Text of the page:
Recently, various works on resonant cells were found application of designing various microwave components . In this paper, an improved resonant cell structure is proposed as a part of series feedback of SOM design. We can provide proper return paths for the RF, IF and other unwanted mixing products simultaneously, leading to a very high conversion gain design without sacrificing the circuit size.
2. Proposed SOM Circuit
Figure 1 shows the schematic diagram of the proposed second-harmonic SOM. The band-pass filter was designed with passband at the frequency of the RF () and stop band at the frequency of the LO (). This band-pass filter functions as both the resonator of oscillation and the matching network for RF. The low-pass filter, which only allows IF to pass through, is connected at the collector terminal of the transistor to suppress RF, LO, and spurious signals.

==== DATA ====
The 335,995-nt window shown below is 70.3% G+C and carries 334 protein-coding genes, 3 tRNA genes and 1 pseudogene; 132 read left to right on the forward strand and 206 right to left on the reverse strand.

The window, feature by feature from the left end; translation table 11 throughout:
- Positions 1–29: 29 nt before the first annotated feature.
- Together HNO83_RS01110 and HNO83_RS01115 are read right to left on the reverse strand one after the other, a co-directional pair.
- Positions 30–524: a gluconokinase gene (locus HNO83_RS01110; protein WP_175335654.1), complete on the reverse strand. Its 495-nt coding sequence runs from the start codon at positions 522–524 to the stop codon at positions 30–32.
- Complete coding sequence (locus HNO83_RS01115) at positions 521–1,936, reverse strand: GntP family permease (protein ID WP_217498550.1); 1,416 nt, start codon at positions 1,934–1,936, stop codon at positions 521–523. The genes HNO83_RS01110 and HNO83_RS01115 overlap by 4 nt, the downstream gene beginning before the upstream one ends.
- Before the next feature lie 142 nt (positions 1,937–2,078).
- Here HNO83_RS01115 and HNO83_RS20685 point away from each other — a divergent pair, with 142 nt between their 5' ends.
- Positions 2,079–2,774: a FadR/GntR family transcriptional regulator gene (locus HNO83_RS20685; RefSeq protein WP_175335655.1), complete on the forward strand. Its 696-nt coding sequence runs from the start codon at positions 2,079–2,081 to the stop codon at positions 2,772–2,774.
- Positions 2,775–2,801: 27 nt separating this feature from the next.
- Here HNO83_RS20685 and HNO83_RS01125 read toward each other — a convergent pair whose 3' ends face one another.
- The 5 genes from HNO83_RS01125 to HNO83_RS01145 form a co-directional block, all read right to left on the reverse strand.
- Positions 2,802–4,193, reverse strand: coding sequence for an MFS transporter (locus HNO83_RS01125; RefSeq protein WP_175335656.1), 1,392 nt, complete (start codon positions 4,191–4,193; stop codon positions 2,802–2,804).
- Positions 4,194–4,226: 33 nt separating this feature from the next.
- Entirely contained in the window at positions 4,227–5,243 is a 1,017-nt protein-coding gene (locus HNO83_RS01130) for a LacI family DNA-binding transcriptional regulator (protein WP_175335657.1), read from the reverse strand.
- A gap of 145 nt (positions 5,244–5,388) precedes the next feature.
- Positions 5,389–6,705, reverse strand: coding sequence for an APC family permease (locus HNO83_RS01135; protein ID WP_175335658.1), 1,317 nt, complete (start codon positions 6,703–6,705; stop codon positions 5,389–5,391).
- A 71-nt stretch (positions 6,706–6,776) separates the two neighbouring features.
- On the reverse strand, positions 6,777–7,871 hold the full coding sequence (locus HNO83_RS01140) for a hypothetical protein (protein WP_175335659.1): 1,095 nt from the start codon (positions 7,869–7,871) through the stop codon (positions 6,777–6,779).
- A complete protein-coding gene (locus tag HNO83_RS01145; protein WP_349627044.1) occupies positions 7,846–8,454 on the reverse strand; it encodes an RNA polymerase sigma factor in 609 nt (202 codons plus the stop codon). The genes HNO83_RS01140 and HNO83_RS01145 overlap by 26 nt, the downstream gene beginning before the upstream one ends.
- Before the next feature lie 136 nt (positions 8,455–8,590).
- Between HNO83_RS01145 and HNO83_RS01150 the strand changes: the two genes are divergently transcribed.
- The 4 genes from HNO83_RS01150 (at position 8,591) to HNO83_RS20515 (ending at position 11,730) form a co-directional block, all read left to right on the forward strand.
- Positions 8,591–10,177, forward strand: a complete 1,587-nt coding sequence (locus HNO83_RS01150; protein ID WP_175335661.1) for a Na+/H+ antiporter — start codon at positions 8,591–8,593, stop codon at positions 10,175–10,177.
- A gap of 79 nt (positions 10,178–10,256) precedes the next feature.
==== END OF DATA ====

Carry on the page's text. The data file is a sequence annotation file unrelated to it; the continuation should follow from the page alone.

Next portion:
In order to have a proper return path for the signals and provide the series feedback for the oscillation, two stubs are connected to the two emitter terminals of the transistor. The modified resonant cell structure is incorporated into the stub. Figure 2 shows the layout and photograph of the resonant cell with physical dimensions. The resonant cell was fabricated on a piece of RT duroid 6002 dielectric substrate with a dielectric constant of 2.94 and substrate thickness of 0.381 mm. All physical dimensions are tuned with the lower passband covering and the stop band covering . Figure 3 shows the frequency response of the S-parameters of the resonant cell, where 4 GHz LO and 8.2 GHz RF are chosen in this study.